Anatomy of a Style Sheet, Part 1

The style sheet is a unique, customized document created by the copyeditor during the editing process. It is also one of the most underused tools in publishing.

A carefully crafted style sheet provides a unique perspective on the manuscript’s style, themes, and quirks. In addition, it serves as a form of quality assurance during the publishing process: from the author to the editors to the book designer to the indexer, it offers a clear, consistent standard to all those responsible for producing the book.

An excerpt from a style sheet

An excerpt from a style sheet

Many copyeditors compile a list of names and terms compiled to ensure consistent spelling, hyphenation, italicization, and so forth throughout the manuscript. While it is an important part of the copyediting process, what is typically called a “word list” cannot stand on its own as a guide to the manuscript. A word list is not a style sheet.

The process of copyediting a book manuscript involves a range of editorial decisions, some of which may vary from standard style and usage guidelines in order to comport to the author’s preferences or for other reasons. These decisions should be documented in one place, so the author, the editors, and anyone else involved in the publishing process can have a point of reference as they review the edited manuscript, plan and execute the design, and proofread and index the book.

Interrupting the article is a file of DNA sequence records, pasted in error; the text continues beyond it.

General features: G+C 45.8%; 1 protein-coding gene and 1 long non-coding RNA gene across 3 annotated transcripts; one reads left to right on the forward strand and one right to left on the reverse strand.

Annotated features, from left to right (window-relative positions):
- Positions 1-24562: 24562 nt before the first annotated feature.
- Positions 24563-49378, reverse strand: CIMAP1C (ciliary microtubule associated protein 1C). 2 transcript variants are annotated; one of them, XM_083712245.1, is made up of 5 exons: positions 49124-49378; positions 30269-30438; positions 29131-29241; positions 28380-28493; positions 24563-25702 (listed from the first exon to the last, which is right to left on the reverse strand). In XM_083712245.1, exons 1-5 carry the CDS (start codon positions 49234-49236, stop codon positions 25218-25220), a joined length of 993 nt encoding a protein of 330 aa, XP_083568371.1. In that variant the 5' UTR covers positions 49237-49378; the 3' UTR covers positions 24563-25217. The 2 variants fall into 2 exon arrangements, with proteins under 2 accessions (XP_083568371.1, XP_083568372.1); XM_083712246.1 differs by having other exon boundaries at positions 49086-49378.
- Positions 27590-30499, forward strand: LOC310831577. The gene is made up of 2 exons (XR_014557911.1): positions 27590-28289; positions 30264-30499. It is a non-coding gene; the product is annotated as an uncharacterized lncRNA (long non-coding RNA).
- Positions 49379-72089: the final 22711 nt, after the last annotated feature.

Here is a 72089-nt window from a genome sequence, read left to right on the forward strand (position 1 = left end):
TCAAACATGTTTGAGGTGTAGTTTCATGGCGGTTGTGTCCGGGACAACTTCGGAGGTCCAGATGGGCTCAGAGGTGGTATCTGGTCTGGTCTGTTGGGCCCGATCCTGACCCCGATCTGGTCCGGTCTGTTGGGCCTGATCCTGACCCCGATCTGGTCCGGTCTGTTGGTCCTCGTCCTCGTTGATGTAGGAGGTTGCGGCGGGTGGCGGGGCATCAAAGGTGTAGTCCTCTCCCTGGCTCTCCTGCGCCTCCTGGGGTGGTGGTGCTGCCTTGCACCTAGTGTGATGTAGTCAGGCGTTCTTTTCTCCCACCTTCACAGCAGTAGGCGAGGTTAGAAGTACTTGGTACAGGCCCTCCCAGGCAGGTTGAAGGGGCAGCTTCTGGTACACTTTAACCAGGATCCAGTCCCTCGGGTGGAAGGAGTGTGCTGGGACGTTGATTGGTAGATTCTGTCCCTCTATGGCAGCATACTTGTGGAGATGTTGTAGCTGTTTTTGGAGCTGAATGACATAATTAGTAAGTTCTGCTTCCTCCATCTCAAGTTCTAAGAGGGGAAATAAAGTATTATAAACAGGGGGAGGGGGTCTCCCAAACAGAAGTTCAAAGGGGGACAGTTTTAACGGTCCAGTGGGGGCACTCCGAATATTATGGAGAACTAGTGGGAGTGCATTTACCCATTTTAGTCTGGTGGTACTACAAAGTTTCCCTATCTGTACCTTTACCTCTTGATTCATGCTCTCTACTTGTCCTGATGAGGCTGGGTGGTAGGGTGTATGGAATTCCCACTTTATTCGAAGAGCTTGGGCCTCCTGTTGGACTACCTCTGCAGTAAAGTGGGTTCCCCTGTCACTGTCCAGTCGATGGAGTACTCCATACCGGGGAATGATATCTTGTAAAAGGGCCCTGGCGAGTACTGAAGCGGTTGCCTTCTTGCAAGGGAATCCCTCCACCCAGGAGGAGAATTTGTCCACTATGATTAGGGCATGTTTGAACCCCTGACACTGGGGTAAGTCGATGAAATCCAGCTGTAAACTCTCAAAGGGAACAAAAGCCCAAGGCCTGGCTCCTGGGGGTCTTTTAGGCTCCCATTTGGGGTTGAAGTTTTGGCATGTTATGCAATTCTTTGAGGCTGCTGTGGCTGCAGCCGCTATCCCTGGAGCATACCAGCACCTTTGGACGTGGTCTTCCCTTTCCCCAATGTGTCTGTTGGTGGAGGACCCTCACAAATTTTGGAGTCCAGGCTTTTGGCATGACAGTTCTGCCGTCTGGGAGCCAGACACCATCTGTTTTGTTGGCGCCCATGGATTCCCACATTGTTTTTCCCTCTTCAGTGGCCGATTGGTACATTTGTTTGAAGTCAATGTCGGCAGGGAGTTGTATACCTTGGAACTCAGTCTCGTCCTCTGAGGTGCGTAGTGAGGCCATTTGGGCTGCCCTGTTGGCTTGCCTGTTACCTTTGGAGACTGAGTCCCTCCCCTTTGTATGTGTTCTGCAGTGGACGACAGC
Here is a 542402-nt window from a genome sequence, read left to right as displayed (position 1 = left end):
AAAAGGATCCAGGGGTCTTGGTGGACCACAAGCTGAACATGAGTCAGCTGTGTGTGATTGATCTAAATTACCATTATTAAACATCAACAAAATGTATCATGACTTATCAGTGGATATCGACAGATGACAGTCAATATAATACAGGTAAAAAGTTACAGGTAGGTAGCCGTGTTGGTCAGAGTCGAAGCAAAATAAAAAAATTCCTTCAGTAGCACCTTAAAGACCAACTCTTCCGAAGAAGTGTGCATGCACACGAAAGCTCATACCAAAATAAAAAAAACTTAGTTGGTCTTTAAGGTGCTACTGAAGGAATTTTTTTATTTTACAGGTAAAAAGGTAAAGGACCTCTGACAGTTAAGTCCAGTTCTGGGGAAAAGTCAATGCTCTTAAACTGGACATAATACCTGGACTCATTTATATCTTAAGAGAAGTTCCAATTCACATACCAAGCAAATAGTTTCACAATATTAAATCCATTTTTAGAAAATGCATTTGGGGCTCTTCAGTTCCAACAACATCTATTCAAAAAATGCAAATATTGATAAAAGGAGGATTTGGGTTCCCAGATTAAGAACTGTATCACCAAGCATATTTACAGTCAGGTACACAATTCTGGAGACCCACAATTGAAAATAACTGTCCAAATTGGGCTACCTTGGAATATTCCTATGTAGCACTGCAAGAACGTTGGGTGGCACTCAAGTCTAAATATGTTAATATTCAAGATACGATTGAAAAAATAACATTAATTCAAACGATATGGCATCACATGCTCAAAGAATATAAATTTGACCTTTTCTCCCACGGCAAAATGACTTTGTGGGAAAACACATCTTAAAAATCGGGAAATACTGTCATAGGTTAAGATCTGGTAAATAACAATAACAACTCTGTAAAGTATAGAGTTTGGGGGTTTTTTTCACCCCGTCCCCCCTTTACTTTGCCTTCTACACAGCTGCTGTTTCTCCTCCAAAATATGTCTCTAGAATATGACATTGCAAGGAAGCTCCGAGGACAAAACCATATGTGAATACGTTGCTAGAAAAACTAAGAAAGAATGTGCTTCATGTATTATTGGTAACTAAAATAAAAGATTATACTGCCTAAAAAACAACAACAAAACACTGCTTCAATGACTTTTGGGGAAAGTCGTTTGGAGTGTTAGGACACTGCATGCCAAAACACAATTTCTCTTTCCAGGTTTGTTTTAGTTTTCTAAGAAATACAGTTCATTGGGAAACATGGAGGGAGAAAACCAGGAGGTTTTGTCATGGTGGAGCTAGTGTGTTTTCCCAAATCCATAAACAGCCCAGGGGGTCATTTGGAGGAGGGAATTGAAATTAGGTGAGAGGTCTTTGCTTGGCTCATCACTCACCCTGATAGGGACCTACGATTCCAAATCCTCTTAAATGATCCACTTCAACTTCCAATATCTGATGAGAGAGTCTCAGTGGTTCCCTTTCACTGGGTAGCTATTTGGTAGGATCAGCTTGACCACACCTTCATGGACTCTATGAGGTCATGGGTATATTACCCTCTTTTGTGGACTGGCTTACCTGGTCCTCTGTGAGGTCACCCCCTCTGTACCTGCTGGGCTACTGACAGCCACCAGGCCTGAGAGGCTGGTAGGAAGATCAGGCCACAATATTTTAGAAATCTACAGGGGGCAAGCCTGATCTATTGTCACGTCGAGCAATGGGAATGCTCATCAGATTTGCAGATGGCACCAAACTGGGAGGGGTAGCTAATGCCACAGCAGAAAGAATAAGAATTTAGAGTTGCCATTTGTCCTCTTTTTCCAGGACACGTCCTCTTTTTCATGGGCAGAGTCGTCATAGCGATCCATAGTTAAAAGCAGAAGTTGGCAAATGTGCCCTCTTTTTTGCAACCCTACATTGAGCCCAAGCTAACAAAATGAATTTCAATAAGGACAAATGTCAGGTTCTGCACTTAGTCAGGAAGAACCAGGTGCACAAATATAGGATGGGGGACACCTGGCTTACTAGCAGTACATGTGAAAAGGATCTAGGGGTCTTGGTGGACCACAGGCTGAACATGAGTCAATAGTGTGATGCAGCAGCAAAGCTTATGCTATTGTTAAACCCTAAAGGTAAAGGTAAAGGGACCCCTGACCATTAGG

Because a useful style sheet must incorporate a number of different editorial decisions, its organization must be clear and accessible to all of its audiences. The project’s particular characteristics and needs will be a major factor in determining the organization and content, but the copyeditor’s personal preferences and style will play a part as well.

In this blog post series, I will break down a style sheet into its component parts in order to explore what makes it effective in conveying the editorial process to a range of audiences. For illustration I will use examples from actual style sheets I have constructed and used.

I hope these posts can help copyeditors and other publishing professionals, as well as authors, enhance their understanding and deepen their appreciation of style sheets as crucial to ensuring quality in the book publishing process.

Part 2 is here.

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